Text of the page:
What’s your approach to production / what inspires you to produce?

My approach to production has remained pretty consistent – I start by messing around in the studio, maybe referencing something I’ve heard on a podcast or mix, and then coming up with interesting loops and basslines. This process can take some time as I won’t start to build out the track until I am 100% behind the idea and I know I can make something solid from it. When I started producing I used to have so many unfinished tracks, so I’ve got better at the writing process in that sense.

You were obviously having success under your original name, so why did you decide to produce under a new alias?

When I started to have some success, I realised I began writing and producing the same sound which was expected of me. I was touring quite a bit (especially across India) and just got to the point where I felt that I needed to either walk away entirely or shift my sound to keep my passion for dance music alive. At the same point I began listening more and more to people like Blonde, The Magician Magic Mix Tapes, Dusky, Disclosure, Defected Records etc., and it completely reignited my love of dance music.  And so that was it, decision made – Dont Look Now was born.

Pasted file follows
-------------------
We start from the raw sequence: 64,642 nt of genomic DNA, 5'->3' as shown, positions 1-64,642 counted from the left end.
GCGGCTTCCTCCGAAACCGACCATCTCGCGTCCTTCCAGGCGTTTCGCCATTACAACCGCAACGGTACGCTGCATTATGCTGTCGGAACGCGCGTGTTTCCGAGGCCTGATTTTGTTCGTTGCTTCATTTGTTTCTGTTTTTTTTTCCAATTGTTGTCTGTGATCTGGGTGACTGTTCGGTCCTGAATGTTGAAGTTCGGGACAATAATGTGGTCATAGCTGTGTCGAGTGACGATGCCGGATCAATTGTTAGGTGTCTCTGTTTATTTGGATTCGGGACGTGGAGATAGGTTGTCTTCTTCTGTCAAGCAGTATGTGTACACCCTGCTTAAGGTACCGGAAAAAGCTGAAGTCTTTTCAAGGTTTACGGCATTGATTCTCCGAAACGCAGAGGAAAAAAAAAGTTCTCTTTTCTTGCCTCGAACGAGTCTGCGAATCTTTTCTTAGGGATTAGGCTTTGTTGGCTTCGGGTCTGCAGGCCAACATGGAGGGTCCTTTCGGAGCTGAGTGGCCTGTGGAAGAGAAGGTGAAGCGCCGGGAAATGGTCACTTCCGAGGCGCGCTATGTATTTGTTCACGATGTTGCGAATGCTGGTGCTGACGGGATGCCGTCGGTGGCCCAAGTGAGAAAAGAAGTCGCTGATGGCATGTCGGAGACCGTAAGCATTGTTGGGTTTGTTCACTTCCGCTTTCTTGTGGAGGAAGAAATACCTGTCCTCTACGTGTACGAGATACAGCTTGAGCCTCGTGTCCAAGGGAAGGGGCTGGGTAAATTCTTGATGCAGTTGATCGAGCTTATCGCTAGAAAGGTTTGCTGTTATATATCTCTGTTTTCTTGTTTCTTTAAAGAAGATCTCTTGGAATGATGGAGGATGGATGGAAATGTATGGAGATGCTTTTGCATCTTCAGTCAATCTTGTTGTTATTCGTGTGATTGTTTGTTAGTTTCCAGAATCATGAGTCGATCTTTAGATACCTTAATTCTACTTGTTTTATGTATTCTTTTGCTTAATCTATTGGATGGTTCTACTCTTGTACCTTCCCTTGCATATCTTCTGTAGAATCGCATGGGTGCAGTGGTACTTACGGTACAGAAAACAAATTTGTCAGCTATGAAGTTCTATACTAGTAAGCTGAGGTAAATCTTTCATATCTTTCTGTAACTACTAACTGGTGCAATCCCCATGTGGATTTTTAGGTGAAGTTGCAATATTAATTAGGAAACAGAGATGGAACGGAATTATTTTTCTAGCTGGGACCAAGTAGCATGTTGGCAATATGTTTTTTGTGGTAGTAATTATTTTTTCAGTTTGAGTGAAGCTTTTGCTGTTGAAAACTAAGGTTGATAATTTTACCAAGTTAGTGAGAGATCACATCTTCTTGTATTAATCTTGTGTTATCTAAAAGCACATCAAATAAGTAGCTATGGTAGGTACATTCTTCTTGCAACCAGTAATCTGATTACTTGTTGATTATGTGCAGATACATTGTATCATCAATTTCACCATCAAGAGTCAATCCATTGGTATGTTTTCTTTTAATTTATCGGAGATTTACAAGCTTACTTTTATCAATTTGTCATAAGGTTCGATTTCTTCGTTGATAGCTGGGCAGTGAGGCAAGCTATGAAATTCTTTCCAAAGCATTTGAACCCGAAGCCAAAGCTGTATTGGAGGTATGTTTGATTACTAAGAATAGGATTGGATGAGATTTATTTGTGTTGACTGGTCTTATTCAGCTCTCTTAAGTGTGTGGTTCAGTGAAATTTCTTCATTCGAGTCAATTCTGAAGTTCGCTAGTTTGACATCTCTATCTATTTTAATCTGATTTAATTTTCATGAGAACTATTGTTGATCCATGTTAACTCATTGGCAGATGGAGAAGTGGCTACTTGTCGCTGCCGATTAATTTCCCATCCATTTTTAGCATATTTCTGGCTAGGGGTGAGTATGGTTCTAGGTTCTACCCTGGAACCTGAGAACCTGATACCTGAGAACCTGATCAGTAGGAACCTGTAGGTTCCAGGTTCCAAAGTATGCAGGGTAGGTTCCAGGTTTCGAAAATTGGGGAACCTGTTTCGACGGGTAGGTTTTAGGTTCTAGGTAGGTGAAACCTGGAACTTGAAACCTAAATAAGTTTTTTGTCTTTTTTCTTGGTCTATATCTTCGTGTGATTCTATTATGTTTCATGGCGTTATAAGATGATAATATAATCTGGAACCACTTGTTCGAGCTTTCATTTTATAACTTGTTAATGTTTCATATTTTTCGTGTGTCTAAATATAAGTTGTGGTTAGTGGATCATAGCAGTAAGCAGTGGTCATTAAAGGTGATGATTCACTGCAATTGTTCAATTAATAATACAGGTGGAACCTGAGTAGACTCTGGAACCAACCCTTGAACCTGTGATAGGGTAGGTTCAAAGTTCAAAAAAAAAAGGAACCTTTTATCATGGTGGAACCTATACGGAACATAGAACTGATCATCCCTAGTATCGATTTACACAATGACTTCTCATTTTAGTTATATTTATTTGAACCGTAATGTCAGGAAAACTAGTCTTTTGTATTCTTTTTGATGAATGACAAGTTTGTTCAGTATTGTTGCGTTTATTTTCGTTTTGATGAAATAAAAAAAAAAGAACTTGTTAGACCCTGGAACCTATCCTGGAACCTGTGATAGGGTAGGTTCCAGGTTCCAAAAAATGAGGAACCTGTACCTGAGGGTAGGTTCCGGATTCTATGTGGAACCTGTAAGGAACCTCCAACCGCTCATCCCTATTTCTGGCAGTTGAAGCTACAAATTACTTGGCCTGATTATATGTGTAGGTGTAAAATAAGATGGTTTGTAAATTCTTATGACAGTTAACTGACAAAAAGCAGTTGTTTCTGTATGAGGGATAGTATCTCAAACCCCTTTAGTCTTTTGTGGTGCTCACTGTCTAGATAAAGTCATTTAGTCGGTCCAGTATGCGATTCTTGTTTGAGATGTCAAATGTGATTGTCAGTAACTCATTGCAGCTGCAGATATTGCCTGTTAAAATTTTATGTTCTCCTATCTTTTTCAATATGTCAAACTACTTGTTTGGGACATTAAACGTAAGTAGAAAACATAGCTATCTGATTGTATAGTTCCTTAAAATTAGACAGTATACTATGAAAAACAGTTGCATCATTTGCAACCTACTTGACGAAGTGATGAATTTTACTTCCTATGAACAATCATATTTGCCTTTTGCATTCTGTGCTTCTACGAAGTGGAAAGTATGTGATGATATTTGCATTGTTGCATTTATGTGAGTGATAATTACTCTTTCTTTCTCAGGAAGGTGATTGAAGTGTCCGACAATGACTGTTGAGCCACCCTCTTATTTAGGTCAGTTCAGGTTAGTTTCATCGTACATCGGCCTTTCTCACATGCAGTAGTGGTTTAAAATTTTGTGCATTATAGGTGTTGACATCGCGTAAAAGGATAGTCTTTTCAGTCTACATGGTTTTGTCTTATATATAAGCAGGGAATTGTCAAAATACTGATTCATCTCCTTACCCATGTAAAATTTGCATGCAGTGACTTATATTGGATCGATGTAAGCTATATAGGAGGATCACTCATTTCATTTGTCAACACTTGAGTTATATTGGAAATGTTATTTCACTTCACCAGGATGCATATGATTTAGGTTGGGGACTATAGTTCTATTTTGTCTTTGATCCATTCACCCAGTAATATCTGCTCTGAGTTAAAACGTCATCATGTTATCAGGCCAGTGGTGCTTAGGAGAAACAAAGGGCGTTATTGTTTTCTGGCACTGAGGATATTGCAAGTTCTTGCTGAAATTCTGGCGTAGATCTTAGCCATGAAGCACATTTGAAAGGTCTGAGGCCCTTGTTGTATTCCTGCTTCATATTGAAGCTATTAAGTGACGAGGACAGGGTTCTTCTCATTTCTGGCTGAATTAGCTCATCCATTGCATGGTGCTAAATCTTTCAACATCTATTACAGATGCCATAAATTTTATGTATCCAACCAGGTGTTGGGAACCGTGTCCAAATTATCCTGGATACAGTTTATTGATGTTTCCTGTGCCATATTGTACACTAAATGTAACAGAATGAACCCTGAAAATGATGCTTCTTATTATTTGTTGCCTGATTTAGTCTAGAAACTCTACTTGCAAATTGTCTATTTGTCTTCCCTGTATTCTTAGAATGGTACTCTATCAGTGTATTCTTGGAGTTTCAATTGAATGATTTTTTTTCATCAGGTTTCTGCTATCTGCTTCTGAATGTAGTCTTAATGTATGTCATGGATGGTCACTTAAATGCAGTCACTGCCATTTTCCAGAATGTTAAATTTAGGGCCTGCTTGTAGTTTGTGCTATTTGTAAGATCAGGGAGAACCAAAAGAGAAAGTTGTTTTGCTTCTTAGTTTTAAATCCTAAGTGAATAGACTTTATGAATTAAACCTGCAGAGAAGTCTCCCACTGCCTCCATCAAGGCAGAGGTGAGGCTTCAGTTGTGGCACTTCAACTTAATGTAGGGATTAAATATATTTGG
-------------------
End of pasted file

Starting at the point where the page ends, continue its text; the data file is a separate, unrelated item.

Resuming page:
What would you say are some your standout career highlights from the past decade?

Ding in locations like Bali, Greece, Shanghai and Pacha NY, and remixing artists like Usher and the rapper, Example. More recently of course, releasing the new album on Enormous Tunes.

You’ve had the likes Nora En Pure and Sonny Fodera support your work. Whose tunes are you currently spinning?

I like the music Michael Calfan puts out and Sonny’s new track ‘Take Me Down’ is solid. Also liking Lucas & Steve x Brandy ‘I Could Be Wrong’, and Sons of Maria ‘Break Through’.

We hear you have a track coming out with Sonny. What’s in store there – when can we expect it?

I sent a bunch of demos to Sonny’s label and he picked one out which he felt had huge potential to be developed into a collaboration. Sonny is unbelievably busy as you can imagine, so a release date is TBC but he is a great guy and so talented, so sure it will be worth the wait.

Being signed to the likes of Enormous, Anjunadeep and Nervous is a massive prop to the quality of the music you’re putting out. What other labels would you like to work with?